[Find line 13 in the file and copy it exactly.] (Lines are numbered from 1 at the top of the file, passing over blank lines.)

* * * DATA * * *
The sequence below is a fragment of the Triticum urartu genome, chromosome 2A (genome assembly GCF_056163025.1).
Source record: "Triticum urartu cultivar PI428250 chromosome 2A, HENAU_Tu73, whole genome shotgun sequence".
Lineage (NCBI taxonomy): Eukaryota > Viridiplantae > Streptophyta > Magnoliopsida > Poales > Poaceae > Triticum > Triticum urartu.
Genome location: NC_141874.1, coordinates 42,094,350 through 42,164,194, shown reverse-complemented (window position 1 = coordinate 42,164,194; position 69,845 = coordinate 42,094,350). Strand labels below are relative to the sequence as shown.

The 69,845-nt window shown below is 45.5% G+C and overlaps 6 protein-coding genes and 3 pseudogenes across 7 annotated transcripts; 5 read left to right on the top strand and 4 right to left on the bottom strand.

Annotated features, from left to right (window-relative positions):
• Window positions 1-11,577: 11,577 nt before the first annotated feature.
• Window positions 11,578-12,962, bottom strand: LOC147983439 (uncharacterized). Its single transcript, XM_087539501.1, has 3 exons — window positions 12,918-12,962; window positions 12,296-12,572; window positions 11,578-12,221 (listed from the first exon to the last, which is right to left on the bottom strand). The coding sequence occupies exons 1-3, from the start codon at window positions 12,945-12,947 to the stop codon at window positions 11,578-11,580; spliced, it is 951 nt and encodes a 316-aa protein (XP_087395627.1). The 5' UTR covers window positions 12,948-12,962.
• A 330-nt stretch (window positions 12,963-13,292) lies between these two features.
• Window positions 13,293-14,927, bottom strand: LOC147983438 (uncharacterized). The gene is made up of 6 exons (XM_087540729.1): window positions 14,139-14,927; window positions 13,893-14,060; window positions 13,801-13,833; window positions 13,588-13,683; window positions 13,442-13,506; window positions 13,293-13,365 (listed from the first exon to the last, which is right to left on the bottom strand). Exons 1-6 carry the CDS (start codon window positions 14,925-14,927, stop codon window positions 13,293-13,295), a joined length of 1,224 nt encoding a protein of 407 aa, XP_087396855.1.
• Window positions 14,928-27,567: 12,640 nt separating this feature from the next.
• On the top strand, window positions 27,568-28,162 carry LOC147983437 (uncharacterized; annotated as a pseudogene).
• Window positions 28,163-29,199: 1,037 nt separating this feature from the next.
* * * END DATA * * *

• Window positions 28,163-29,199: 1,037 nt separating this feature from the next.